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Army, Marine Corps Juggle High Demands for Ground Forces

By Army Sgt. 1st Class Michael J. Carden
American Forces Press Service

WASHINGTON, April 23, 2009 – With U.S. military members serving in more than 120 countries throughout the world as well as meeting requirements for troops in Iraq and Afghanistan, ground forces are stretched thin, senior military officials told Congress here yesterday.

The Army Vice Chief of Staff Gen. Peter W. Chiarelli told the Senate Armed Services Committee’s subcommittee on readiness and management that unless “tough decisions” are made, the Army cannot continue to meet current demands for deployed forces while maintaining the amount of time troops need to re-train and rest at their home station.

“What has to change for us is the demand for forces,” Chiarelli said. “And right now, the demand for forces is as high as it’s ever been with our continued commitment to Iraq and the increase in Afghanistan.”

Currently, the Army is rotating troops in Iraq and Afghanistan on one-year rotations with one year of time at home. The Marine Corps deploys under a seven month cycle.

The past seven years have been extremely busy for military members and their families. Some soldiers have as many as five yearlong deployments between Iraq and Afghanistan under their belt. And despite consistently meeting their retention and recruitment goals, the demand for ground forces still surpasses the supply, he said.

“We are consuming our readiness as fast as we are building it,” the general said.

Meanwhile, the overall numbers of available personnel for deployments consistently grows smaller. More than 30,000 troops across the Army are not able to deploy for medical conditions suffered on previous deployments or training events.

The effect that high demand and reduced numbers have on soldiers and their families has been increased deployments, shorter dwell time at home stations, and insufficient recovery time for soldiers, their families and their equipment, he said.

Also, despite the military’s anticipated drawdown and eventual withdrawal from Iraq, military officials still remain concerned about the readiness of their ground forces and their ability to engage in future possible conflicts, the general said.

Chiarelli said if the drawdown and withdrawal efforts continue as planned, the Army can maintain its current tempo until mid-2010 and then begin to give soldiers more time at home. But if a sudden conflict arises and were to cause demand to remain as it is today or greater, “it becomes very, very difficult for the United States Army to meet those requirements,” he said.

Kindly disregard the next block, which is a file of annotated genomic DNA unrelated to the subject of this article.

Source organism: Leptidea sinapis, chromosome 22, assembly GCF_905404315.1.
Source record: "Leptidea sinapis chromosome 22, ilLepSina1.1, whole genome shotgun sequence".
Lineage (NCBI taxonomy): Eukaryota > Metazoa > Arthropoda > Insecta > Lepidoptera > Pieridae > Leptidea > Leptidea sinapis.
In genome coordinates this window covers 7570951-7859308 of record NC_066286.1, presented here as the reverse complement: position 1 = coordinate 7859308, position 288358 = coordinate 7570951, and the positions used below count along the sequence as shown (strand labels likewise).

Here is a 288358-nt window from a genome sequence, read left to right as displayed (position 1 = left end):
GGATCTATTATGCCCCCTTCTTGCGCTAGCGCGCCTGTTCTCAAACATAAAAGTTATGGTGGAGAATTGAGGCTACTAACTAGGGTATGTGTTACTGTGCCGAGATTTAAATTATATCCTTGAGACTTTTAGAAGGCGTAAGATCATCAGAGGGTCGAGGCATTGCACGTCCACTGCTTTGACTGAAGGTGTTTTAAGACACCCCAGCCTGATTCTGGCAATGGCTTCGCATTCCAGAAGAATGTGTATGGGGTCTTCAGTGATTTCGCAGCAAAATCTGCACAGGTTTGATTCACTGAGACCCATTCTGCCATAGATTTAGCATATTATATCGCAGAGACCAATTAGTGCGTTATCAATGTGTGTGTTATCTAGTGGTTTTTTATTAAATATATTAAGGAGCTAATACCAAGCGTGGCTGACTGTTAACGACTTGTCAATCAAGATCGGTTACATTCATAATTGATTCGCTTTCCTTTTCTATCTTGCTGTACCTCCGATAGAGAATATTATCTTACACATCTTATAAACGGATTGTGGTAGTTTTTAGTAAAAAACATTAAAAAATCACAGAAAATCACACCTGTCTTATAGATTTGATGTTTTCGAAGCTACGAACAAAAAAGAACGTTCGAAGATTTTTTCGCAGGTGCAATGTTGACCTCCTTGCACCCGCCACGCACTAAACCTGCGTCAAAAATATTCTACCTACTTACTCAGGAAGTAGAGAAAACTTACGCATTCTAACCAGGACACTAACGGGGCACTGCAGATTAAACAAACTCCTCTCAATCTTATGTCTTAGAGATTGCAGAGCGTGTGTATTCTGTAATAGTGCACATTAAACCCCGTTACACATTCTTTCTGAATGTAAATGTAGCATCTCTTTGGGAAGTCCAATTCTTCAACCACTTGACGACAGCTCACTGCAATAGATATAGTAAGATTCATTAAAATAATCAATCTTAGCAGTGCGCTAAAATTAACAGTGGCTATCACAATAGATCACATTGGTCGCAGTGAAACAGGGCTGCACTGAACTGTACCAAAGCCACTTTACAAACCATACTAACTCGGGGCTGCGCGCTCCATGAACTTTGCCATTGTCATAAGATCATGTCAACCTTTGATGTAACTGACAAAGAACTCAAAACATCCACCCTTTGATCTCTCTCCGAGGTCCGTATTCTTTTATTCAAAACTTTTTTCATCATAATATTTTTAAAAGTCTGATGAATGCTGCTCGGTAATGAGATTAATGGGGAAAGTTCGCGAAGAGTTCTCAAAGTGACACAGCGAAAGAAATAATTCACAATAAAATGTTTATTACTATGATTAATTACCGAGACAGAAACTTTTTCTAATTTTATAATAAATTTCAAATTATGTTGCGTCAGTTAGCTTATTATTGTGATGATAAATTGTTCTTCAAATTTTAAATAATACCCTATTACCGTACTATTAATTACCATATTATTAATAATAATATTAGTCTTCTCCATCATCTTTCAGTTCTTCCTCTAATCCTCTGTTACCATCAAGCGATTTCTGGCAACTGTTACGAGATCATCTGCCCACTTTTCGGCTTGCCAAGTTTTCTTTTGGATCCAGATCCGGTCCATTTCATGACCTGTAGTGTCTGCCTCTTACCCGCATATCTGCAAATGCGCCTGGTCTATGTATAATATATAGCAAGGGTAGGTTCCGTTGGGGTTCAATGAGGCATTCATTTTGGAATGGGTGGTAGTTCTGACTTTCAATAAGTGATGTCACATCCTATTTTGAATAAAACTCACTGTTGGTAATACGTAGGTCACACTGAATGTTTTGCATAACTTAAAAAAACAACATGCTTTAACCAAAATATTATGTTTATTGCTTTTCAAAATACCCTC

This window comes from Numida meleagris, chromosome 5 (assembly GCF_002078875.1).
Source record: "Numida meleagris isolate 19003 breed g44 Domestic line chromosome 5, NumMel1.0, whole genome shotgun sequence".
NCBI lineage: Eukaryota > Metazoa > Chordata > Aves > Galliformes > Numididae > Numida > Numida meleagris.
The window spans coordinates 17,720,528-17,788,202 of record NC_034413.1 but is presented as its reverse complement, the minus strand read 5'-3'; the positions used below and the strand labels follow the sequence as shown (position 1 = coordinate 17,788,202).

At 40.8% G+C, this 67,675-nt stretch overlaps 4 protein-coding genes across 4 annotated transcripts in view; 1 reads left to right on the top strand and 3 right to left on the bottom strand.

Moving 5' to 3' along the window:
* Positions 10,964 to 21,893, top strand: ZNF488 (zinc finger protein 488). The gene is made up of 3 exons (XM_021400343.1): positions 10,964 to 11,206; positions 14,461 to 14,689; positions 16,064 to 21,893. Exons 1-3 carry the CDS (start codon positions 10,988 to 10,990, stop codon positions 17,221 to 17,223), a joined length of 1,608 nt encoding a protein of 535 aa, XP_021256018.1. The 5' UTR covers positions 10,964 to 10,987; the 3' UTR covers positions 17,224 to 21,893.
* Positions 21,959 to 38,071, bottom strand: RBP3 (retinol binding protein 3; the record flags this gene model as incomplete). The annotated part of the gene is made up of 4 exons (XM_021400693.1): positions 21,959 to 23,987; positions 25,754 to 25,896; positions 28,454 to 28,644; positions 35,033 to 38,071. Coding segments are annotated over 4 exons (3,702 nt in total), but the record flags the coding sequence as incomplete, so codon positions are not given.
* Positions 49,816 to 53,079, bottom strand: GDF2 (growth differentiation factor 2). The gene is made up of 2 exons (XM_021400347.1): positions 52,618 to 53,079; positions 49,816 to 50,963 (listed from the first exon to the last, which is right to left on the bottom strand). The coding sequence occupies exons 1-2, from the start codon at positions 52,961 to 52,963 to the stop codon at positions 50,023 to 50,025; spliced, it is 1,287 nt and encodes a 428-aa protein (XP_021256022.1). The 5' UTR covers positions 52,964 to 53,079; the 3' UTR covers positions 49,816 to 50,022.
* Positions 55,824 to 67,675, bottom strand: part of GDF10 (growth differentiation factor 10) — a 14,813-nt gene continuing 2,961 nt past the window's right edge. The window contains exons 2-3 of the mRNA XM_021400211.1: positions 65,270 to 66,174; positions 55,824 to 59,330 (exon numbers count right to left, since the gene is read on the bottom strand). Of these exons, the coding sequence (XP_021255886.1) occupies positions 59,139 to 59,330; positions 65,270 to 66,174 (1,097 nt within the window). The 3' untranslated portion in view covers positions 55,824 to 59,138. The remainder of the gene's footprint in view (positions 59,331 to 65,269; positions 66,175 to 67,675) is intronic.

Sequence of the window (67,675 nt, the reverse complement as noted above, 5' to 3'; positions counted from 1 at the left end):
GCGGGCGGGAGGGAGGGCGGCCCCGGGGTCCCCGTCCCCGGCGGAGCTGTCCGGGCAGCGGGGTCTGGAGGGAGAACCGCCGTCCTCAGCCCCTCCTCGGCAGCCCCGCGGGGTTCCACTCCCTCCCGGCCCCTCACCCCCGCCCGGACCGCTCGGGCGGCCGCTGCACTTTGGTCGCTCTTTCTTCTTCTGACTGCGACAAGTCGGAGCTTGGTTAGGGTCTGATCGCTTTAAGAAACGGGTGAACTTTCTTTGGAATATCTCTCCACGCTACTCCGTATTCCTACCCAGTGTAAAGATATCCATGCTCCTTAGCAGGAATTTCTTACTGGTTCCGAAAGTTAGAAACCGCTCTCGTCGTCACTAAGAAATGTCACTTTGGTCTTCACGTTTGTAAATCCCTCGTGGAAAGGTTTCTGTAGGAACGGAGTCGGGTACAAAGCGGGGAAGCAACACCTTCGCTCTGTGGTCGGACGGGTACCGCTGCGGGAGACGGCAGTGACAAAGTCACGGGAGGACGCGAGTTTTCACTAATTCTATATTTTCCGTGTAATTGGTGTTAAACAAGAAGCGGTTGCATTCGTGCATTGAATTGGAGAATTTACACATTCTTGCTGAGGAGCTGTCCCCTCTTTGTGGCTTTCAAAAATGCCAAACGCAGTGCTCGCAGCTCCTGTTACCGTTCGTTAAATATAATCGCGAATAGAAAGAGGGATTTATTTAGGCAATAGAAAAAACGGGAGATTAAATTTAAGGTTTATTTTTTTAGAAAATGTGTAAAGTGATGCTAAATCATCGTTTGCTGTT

“My concern is we cannot fully predict what the derivative affects will be in the future,” he said. “It is my personal opinion that we simply cannot continue to meet the current demands, expand our agility and focus, and sustain the force, including our soldiers and equipment, without making some corresponding adjustments.”

Until recently, the Army was in the process of growing its forces to accommodate 47 brigade combat teams. Defense Secretary Robert M. Gates announced recently that the Army would stop at 45 to ensure each brigade is fully manned and equipped. The Army currently has 43 brigade combat teams deployed or ready to deploy.

Chiarelli said he agrees with Gates’ decision, and believes that for the Army to be ready for future conflicts while keeping focus on current ones, it needs to continue its growth plan.

“It’s very important that we grow those brigades, because this is a question of supply and demand,” he said.

The same supply-and-demand dilemma applies to Marine Corps ground forces, Assistant Commandant Gen. James Amos told the panel.

“This sustained effort does not come without cost to the institution, to our equipment, to our strategic programs and, most importantly, to our Marines and their families,” Amos said.

Deployed Marine units in Iraq and Afghanistan are equipped with the best manpower, equipment and training available, he said. But those Marine units preparing to deploy or standing by for strategic responses, such as to a new war or conflict, aren’t so fortunate.

For the Marine Corps to meet manning, equipment and training requirements for the 2nd Marine Expeditionary Brigade to deploy to Afghanistan next month, assets were taken from nondeploying units. Weapons, vehicles and even Marines were “cobbled up” from other units to meet President Barack Obama’s request to build up forces in Afghanistan, Amos said.

“To ensure our deployed and next-to-deploy forces maintain this high state of readiness, we have taxed our nondeployed forces and strategic programs for equipment and personnel,” the general said. “As a result, the majority of our nondeployed forces are reporting degraded readiness levels.”

Like the Army, the Marines are not as ready as they’d hope to be to respond to other national security threats, he said. “This degraded state of readiness within our nondeployed forces presents risks to our ability to rapidly respond to other unexpected contingencies around the globe.

“It would be very difficult and challenging, in the case of the Marine Corps, if something happened in Iran or North Korea,” Amos said.

However, responding to a North Korean or Iranian attack with ground forces would not be impossible, Amos said. He explained that forces already deployed would “freeze” in place, while new forces would be built at home stations. But it would take several months and global sourcing on the part of the Marines, and it would “emasculate” strategic reserves, he said.

“Is it possible? Yes,” Amos said. “Your Marine Corps and your Army and Navy and Air Force would come together and make it happen. But it would be painful.”

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Army Gen. Peter W. Chiarelli
Marine Corps Gen. James Amos

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